Elizabeth May: Mr. Speaker, I would like to ask the hon. parliamentary secretary a question. In contrast to his claim that opposition members are merely seeking to delay, I have put forward substantive amendments at report stage. They have been drawn from the testimony that has been placed.
As we heard earlier from the hon. House leader, there have been a lot of experts who have testified. The vast majority of experts who have looked at the digital lock provisions do not find them consistent, as the hon. parliamentary secretary suggested, with our trading partners, but in fact far more restrictive than is necessary to meet the rules of the WIPO convention.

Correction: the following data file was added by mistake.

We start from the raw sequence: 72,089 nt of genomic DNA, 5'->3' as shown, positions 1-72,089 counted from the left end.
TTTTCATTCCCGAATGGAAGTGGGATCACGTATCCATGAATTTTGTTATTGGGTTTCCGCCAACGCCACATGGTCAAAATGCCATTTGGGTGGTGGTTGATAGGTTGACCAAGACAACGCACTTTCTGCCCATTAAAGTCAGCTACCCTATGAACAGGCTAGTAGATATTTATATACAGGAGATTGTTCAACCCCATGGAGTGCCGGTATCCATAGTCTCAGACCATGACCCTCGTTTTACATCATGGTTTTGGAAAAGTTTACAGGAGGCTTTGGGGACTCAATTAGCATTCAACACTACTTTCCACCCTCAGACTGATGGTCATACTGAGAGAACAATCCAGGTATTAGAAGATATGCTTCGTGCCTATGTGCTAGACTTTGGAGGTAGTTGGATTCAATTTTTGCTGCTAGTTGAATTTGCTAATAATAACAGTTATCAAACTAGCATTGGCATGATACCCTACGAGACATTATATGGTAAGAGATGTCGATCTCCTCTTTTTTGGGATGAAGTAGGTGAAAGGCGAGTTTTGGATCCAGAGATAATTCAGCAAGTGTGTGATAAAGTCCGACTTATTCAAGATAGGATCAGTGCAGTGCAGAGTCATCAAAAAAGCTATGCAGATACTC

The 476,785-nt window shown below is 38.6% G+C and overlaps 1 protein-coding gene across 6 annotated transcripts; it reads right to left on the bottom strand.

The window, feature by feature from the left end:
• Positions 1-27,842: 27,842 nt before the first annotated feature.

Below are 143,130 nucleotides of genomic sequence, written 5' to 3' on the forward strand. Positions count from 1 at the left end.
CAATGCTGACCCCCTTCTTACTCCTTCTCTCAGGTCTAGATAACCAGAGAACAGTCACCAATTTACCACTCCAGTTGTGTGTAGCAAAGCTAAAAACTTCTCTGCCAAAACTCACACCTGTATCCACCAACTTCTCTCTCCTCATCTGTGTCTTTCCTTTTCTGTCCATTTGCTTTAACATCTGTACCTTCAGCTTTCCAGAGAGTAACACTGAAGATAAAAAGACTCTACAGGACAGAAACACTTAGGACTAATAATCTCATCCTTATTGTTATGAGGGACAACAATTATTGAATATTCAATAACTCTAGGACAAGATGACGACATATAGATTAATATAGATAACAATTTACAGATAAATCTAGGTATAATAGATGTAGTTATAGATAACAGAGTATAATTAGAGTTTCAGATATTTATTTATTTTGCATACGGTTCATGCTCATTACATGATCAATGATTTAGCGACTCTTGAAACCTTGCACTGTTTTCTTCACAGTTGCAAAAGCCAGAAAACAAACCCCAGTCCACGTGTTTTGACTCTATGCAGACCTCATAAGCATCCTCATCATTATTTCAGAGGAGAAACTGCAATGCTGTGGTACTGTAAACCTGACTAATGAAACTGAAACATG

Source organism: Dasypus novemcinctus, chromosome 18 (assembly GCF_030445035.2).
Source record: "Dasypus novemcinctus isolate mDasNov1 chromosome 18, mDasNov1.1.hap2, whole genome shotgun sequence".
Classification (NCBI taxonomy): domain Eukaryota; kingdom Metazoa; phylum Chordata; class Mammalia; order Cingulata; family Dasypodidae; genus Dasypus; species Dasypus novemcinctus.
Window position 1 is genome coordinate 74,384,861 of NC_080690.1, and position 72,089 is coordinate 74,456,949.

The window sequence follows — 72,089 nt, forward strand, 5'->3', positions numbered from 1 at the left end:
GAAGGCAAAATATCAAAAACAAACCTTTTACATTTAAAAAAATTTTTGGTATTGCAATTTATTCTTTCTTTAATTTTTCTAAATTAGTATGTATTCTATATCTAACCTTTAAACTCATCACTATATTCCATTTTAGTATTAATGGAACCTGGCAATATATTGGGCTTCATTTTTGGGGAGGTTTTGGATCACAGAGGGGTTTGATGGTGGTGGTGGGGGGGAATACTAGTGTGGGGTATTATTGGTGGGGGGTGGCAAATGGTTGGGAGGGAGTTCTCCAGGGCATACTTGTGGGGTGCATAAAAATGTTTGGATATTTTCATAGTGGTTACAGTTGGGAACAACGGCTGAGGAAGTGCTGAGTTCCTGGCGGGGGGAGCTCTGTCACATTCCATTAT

I ask the hon. parliamentary secretary if he would not consider amendments to improve this legislation.
Gerald Keddy: Mr. Speaker, my understanding of the way the digital lock technology works is that it is there to protect the copyrighted material, to make sure it cannot be copied and it cannot be used by somebody for the wrong purposes.
It is not that we do not want to have a free and open society, but we do want to have rules-based trading, and we do want to catch up to the rest of our G8 country member trading partners.
Quite frankly, this argument reminds me a lot of an interesting statistic I am going to throw out, because I do believe that our artists and our creators and people who are investing in technology in this country can compete with anyone in the world. We heard this debate in the original free trade agreement with the United States, about Canadian wines. Canadian wines were a fledgling industry at that time. Today that industry is worth…